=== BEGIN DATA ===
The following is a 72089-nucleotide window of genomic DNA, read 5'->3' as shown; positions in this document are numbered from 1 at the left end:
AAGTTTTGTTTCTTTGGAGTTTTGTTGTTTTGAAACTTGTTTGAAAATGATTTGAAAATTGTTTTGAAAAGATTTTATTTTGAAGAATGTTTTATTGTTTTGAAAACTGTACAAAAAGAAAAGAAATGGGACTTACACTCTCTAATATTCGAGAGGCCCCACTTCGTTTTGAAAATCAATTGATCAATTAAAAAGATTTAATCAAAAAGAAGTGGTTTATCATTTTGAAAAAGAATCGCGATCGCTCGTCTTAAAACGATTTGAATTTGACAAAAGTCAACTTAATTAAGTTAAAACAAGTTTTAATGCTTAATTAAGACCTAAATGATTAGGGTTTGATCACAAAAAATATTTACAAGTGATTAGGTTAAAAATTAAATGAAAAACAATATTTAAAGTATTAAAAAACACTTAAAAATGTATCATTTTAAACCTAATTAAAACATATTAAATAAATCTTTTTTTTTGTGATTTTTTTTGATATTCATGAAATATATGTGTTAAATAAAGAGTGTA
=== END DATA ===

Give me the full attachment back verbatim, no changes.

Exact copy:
The following is a 72089-nucleotide window of genomic DNA, read 5'->3' as shown; positions in this document are numbered from 1 at the left end:
AAGTTTTGTTTCTTTGGAGTTTTGTTGTTTTGAAACTTGTTTGAAAATGATTTGAAAATTGTTTTGAAAAGATTTTATTTTGAAGAATGTTTTATTGTTTTGAAAACTGTACAAAAAGAAAAGAAATGGGACTTACACTCTCTAATATTCGAGAGGCCCCACTTCGTTTTGAAAATCAATTGATCAATTAAAAAGATTTAATCAAAAAGAAGTGGTTTATCATTTTGAAAAAGAATCGCGATCGCTCGTCTTAAAACGATTTGAATTTGACAAAAGTCAACTTAATTAAGTTAAAACAAGTTTTAATGCTTAATTAAGACCTAAATGATTAGGGTTTGATCACAAAAAATATTTACAAGTGATTAGGTTAAAAATTAAATGAAAAACAATATTTAAAGTATTAAAAAACACTTAAAAATGTATCATTTTAAACCTAATTAAAACATATTAAATAAATCTTTTTTTTTGTGATTTTTTTTGATATTCATGAAATATATGTGTTAAATAAAGAGTGTA